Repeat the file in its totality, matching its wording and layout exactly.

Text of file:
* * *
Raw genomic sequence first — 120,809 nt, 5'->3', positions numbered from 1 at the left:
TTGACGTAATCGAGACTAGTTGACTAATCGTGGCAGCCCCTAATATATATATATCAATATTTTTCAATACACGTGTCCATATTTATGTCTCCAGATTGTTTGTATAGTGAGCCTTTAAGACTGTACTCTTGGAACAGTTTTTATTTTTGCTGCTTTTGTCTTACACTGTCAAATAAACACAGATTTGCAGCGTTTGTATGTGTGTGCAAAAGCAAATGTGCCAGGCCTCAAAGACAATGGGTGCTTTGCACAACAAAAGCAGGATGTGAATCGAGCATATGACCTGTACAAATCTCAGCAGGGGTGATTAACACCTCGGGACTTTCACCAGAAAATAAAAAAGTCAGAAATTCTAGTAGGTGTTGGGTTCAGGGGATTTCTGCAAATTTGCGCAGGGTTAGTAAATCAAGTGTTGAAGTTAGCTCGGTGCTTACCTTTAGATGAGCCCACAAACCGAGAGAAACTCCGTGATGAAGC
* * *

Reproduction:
Raw genomic sequence first — 120,809 nt, 5'->3', positions numbered from 1 at the left:
TTGACGTAATCGAGACTAGTTGACTAATCGTGGCAGCCCCTAATATATATATATCAATATTTTTCAATACACGTGTCCATATTTATGTCTCCAGATTGTTTGTATAGTGAGCCTTTAAGACTGTACTCTTGGAACAGTTTTTATTTTTGCTGCTTTTGTCTTACACTGTCAAATAAACACAGATTTGCAGCGTTTGTATGTGTGTGCAAAAGCAAATGTGCCAGGCCTCAAAGACAATGGGTGCTTTGCACAACAAAAGCAGGATGTGAATCGAGCATATGACCTGTACAAATCTCAGCAGGGGTGATTAACACCTCGGGACTTTCACCAGAAAATAAAAAAGTCAGAAATTCTAGTAGGTGTTGGGTTCAGGGGATTTCTGCAAATTTGCGCAGGGTTAGTAAATCAAGTGTTGAAGTTAGCTCGGTGCTTACCTTTAGATGAGCCCACAAACCGAGAGAAACTCCGTGATGAAGC